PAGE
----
In what was dubbed as a historic breakthrough for the Orthodox community living in the five boroughs of New York City, Dr. Barbara A. Sampson, the Acting Chief Medical Examiner, unveiled major new protocols that will go a long way in accommodating Orthodox Jews. The occasion was a February 23 breakfast meeting organized by Misaskim at the Renaissance Hall for some 200 Jewish community leaders. The new far-reaching procedures will in most cases expedite burial, facilitate transfers for burial in Eretz Yisrael, and eliminate the possibility of chillul Shabbos.
The new policies put into place by Dr. Sampson follow many years of efforts by Misaskim to change procedures that caused great distress to many families. Dr. Sampson thanked Misaskim for their efforts and went on to outline some of the changes that are being instituted. She explained what the legal mandates are for reporting cases. One example cited as a reportable case was an accident or shooting victim who ultimately dies, even years later at home.
Yanky Meyer, the CEO of Misaskim, praised Dr. Sampson for her sensitivity and understanding in accommodating the community. A prime example were accommodations made in “reportable cases” that occurred during business hours, after hours, or Shabbos and yom tov. To facilitate the process in the event of such an emergency on Shabbos or yom tov, Misaskim retains non-Jewish workers who are familiar with the procedures and act as intermediaries with the authorities. If petirah occurs in an institution, such as a nursing home or home for adults, the M.E. will talk to the attending physician and clear the body for burial. If, for example, a reportable death occurs in a patient with a medical history due to surgery or a procedure, they will no longer have to wait till the next day until the body can be brought to the office of the M.E.; the medical examiner will dispatch an investigator to the institution.
Dr. Sampson indicated that if necessary, her offices would reopen after hours in a case where the body must be legally brought in, thus facilitating kevurah locally or transfer to Eretz Yisrael for burial. In case a body is brought in and the office is opened after hours for an examination (i.e., X-rays and photography, not an autopsy), borough chiefs will now have laptops and will be able to issue death certificates remotely. Another point of contention in the past was the insistence by M.E. staff to fingerprint a decedent even after identification by a family member, thus causing delays that can interfere with burial before shekiyah or even prevent a body from making the flight. After Misaskim’s intervention, the M.E. can now forgo the fingerprinting.
Menachem Lubinsky, community leader and president of Lubicom Marketing Consulting, opened the breakfast by calling the event “not a customary breakfast of honors for elected officials, philanthropists, institutions, and causes but a breakfast to honor custom, tradition, and Jewish law.” Rav Moshe Tuvia Lieff, the mara d’asra of Agudas Yisroel Bais Binyomin, praised the tireless work of Misaskim, and focused on the holiness of the Shabbos and the sanctity of the soul. “Oh how sad it was for those Jews who were cremated during the Holocaust, but [the Nazis] could not destroy the soul.”
One of the participants who had experienced the intervention of Misaskim firsthand was Assemblyman Dov Hikind, who learned while vacationing in Florida nearly a month ago that his older brother had suddenly passed away. “I experienced what Misaskim means to our community firsthand, and sometimes we don’t appreciate the importance of such an organization until we are personally involved,” said Assemblyman Hikind. “What Misaskim did for us was tremendous—what a chesed!”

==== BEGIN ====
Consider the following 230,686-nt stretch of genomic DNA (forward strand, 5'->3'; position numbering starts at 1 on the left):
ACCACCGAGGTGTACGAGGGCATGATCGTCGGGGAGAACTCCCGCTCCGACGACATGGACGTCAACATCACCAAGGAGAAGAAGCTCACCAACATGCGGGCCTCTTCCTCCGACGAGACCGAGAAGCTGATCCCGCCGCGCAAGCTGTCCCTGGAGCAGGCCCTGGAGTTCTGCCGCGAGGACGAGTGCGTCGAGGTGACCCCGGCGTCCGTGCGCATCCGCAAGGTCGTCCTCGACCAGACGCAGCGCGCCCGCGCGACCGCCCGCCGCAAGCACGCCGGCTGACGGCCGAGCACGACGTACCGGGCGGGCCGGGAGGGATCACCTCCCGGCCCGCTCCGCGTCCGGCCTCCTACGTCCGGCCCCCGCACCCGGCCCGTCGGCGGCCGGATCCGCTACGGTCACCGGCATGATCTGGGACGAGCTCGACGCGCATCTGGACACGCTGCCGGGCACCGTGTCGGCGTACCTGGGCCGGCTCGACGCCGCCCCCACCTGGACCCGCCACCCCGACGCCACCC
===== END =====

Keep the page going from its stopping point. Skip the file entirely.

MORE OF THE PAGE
Mr. Yanky Martin experienced the activism of Misaskim and the benevolence of the office of Dr. Sampson firsthand when his mother passed away in a hospital on an Erev Shabbos, potentially holding up the kevurah until after Shabbos. Mr. Martin had high praise for the medical examiner and Misaskim: “She realized the sensitivity of k’vod ha’niftar—it was only able to happen through Dr. Sampson and Misaskim.”
Mr. Meyer recounted how on November 18, Hatzalah responded to a call at 4:30 in the morning of a child in distress who ultimately passed away. That afternoon another toddler passed away in Flatbush, the nine-month-old child of Rabbi Zev Gottesman, a first-grade teacher. The rabbi and his wife, despite their shock, decided to have their son buried in Israel next to his grandparents. Since it was after hours, the M.E. quickly opened the office, where the body of the toddler was brought, and arranged to find an X-ray technician and a photographer so the body could make the flight for burial in Eretz Yisrael. Said Rabbi Gottesman: “There is no place I would rather be on a Sunday morning than in my first-grade classroom, teaching my students. Yet here I am standing before this special group of people. Why? The answer is two words: hakaras ha’tov.”
For Yidel Meisels, the pain of losing a child was far more than he could bear. But to have 19 police officers in his home on Shabbos was beyond tolerable. But in the end, thanks to Dr. Sampson and Misaskim, the body was not moved until after Shabbos, avoiding chillul Shabbos.
Amongst the participants at the breakfast were Hatzalah coordinators from all five boroughs of New York, representatives of the various chevra kadishas, hospital liaisons, chaplains, rabbanim, Chesed Shel Emes, and representatives of major Orthodox Jewish organizations. Some of the elected officials who participated included State Senator Simcha Felder, Assemblymen Dov Hikind and Philip Goldfeder, City Councilman Chaim Deutsch, and Mr. Wolf Sender of the office of Brooklyn District Attorney Ken Thompson. In addition to the elected officials, Mr. Meyer singled out Mendy Rosenberg of Chesed Shel Emes and Rabbi Chaim Boruch Gluck and Rabbi Elchonon Zohn of Vaad Harabbonim of Queens. v